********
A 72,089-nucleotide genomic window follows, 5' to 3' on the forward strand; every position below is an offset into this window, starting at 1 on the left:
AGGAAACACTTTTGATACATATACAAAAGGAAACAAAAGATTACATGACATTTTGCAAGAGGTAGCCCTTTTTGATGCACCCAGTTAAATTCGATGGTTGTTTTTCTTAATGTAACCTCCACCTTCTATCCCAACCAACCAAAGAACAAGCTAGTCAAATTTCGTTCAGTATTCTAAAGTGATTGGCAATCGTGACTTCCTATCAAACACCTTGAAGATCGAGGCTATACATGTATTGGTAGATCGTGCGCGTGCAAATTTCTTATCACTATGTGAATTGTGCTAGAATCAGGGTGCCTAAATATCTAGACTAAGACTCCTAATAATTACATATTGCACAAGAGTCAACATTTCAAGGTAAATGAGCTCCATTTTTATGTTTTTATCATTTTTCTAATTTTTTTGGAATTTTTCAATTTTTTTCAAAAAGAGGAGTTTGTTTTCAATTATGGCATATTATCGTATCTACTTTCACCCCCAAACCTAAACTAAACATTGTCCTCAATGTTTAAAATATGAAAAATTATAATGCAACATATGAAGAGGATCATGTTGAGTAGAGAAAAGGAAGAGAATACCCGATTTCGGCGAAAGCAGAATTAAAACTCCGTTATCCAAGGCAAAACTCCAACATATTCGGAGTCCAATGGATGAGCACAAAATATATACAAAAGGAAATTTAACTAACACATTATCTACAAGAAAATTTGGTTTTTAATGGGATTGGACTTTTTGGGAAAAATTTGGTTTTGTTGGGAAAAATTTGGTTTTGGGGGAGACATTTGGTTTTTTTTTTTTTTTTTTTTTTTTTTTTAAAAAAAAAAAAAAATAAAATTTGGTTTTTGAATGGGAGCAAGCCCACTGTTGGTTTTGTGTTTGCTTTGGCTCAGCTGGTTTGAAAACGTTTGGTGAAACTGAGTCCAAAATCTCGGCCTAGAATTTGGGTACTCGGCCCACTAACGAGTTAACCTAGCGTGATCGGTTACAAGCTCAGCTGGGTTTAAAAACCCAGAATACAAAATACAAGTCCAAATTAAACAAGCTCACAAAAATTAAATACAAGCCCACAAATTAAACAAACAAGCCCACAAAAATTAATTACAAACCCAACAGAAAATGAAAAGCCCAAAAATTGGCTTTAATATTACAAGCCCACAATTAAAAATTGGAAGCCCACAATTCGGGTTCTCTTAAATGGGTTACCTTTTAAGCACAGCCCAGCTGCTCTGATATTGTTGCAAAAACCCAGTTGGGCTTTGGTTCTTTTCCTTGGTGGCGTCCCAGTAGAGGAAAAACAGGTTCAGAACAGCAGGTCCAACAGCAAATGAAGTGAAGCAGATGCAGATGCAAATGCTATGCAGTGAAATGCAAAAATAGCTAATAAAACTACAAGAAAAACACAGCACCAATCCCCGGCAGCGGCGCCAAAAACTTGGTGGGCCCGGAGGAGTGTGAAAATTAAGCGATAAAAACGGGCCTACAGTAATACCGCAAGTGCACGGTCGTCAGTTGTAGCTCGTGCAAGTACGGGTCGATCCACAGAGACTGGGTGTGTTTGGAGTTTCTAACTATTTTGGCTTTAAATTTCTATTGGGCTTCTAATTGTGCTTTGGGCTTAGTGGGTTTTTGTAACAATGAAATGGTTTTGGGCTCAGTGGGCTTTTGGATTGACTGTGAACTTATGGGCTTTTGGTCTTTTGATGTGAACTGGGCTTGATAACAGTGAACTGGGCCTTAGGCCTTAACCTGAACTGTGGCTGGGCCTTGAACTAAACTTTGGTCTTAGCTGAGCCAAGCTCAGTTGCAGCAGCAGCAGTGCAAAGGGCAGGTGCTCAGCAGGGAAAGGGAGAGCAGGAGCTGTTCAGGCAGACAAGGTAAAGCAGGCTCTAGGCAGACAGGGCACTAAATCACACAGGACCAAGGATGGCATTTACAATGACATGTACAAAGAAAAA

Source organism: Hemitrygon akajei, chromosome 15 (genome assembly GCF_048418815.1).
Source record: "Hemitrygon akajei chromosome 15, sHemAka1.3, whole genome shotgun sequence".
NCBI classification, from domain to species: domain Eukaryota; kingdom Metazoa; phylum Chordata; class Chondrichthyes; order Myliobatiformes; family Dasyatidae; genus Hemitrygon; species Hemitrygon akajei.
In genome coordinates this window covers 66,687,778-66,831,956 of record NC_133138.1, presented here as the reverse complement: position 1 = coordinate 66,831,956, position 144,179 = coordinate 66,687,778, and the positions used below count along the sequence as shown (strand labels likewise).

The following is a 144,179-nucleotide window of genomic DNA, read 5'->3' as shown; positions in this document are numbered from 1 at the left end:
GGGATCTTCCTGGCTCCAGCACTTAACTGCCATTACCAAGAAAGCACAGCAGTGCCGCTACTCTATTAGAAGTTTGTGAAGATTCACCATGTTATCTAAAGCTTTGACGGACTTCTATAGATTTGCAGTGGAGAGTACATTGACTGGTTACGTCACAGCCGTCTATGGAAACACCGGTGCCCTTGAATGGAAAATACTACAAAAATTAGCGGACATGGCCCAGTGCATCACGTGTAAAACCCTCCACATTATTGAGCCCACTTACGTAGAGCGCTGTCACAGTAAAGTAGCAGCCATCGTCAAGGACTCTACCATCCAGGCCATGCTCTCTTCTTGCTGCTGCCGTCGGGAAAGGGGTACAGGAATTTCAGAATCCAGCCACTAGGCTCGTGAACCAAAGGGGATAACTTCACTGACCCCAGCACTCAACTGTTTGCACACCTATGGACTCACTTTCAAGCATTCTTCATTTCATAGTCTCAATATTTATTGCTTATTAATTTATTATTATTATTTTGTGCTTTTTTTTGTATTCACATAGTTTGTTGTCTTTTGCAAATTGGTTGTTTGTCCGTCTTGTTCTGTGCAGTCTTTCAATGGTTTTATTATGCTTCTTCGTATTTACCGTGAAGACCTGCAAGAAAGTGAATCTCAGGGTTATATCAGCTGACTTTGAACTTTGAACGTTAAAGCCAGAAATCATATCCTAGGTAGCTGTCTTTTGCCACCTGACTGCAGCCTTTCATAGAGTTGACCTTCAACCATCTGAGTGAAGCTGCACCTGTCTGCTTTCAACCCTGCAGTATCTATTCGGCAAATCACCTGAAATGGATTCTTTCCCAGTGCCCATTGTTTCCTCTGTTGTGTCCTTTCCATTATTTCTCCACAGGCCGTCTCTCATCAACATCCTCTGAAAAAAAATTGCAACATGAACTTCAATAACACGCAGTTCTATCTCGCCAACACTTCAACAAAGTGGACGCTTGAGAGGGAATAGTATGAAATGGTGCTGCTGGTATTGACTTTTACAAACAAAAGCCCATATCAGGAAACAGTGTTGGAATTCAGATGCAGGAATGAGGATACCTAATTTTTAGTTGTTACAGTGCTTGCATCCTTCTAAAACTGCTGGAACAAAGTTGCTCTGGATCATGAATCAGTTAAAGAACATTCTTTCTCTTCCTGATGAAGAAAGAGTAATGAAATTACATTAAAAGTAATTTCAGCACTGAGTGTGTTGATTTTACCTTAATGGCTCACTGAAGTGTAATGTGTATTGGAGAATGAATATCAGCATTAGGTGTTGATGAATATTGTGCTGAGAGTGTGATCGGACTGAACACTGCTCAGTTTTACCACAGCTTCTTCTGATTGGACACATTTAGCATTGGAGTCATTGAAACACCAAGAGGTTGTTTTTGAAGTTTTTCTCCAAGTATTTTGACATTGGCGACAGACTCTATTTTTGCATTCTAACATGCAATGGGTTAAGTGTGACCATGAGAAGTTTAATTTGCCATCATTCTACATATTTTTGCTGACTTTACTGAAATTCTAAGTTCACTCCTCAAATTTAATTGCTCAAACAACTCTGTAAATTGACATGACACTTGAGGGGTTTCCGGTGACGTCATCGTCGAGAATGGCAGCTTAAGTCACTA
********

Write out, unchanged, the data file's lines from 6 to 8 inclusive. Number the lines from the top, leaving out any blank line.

In genome coordinates this window covers 66,687,778-66,831,956 of record NC_133138.1, presented here as the reverse complement: position 1 = coordinate 66,831,956, position 144,179 = coordinate 66,687,778, and the positions used below count along the sequence as shown (strand labels likewise).

The following is a 144,179-nucleotide window of genomic DNA, read 5'->3' as shown; positions in this document are numbered from 1 at the left end:
GGGATCTTCCTGGCTCCAGCACTTAACTGCCATTACCAAGAAAGCACAGCAGTGCCGCTACTCTATTAGAAGTTTGTGAAGATTCACCATGTTATCTAAAGCTTTGACGGACTTCTATAGATTTGCAGTGGAGAGTACATTGACTGGTTACGTCACAGCCGTCTATGGAAACACCGGTGCCCTTGAATGGAAAATACTACAAAAATTAGCGGACATGGCCCAGTGCATCACGTGTAAAACCCTCCACATTATTGAGCCCACTTACGTAGAGCGCTGTCACAGTAAAGTAGCAGCCATCGTCAAGGACTCTACCATCCAGGCCATGCTCTCTTCTTGCTGCTGCCGTCGGGAAAGGGGTACAGGAATTTCAGAATCCAGCCACTAGGCTCGTGAACCAAAGGGGATAACTTCACTGACCCCAGCACTCAACTGTTTGCACACCTATGGACTCACTTTCAAGCATTCTTCATTTCATAGTCTCAATATTTATTGCTTATTAATTTATTATTATTATTTTGTGCTTTTTTTTGTATTCACATAGTTTGTTGTCTTTTGCAAATTGGTTGTTTGTCCGTCTTGTTCTGTGCAGTCTTTCAATGGTTTTATTATGCTTCTTCGTATTTACCGTGAAGACCTGCAAGAAAGTGAATCTCAGGGTTATATCAGCTGACTTTGAACTTTGAACGTTAAAGCCAGAAATCATATCCTAGGTAGCTGTCTTTTGCCACCTGACTGCAGCCTTTCATAGAGTTGACCTTCAACCATCTGAGTGAAGCTGCACCTGTCTGCTTTCAACCCTGCAGTATCTATTCGGCAAATCACCTGAAATGGATTCTTTCCCAGTGCCCATTGTTTCCTCTGTTGTGTCCTTTCCATTATTTCTCCACAGGCCGTCTCTCATCAACATCCTCTGAAAAAAAATTGCAACATGAACTTCAATAACACGCAGTTCTATCTCGCCAACACTTCAACAAAGTGGACGCTTGAGAGGGAATAGTATGAAATGGTGCTGCTGGTATTGACTTTTACAAACAAAAGCCCATATCAGGAAACAGTGTTGGAATTCAGATGCAGGAATGAGGATACCTAATTTTTAGTTGTTACAGTGCTTGCATCCTTCTAAAACTGCTGGAACAAAGTTGCTCTGGATCATGAATCAGTTAAAGAACATTCTTTCTCTTCCTGATGAAGAAAGAGTAATGAAATTACATTAAAAGTAATTTCAGCACTGAGTGTGTTGATTTTACCTTAATGGCTCACTGAAGTGTAATGTGTATTGGAGAATGAATATCAGCATTAGGTGTTGATGAATATTGTGCTGAGAGTGTGATCGGACTGAACACTGCTCAGTTTTACCACAGCTTCTTCTGATTGGACACATTTAGCATTGGAGTCATTGAAACACCAAGAGGTTGTTTTTGAAGTTTTTCTCCAAGTATTTTGACATTGGCGACAGACTCTATTTTTGCATTCTAACATGCAATGGGTTAAGTGTGACCATGAGAAGTTTAATTTGCCATCATTCTACATATTTTTGCTGACTTTACTGAAATTCTAAGTTCACTCCTCAAATTTAATTGCTCAAACAACTCTGTAAATTGACATGACACTTGAGGGGTTTCCGGTGACGTCATCGTCGAGAATGGCAGCTTAAGTCACTA